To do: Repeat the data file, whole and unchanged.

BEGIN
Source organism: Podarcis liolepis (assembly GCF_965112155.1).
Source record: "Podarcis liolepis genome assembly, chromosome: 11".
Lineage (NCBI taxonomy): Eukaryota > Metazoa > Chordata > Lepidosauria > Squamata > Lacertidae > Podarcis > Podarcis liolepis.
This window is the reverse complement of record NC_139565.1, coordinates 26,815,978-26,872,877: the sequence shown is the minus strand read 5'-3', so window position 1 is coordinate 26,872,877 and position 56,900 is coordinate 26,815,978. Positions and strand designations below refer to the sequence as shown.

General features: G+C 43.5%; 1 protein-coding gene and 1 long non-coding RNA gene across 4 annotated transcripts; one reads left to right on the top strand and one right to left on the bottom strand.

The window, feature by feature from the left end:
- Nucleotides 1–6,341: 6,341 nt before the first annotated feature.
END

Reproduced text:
Source organism: Podarcis liolepis (assembly GCF_965112155.1).
Source record: "Podarcis liolepis genome assembly, chromosome: 11".
Lineage (NCBI taxonomy): Eukaryota > Metazoa > Chordata > Lepidosauria > Squamata > Lacertidae > Podarcis > Podarcis liolepis.
This window is the reverse complement of record NC_139565.1, coordinates 26,815,978-26,872,877: the sequence shown is the minus strand read 5'-3', so window position 1 is coordinate 26,872,877 and position 56,900 is coordinate 26,815,978. Positions and strand designations below refer to the sequence as shown.

General features: G+C 43.5%; 1 protein-coding gene and 1 long non-coding RNA gene across 4 annotated transcripts; one reads left to right on the top strand and one right to left on the bottom strand.

The window, feature by feature from the left end:
- Nucleotides 1–6,341: 6,341 nt before the first annotated feature.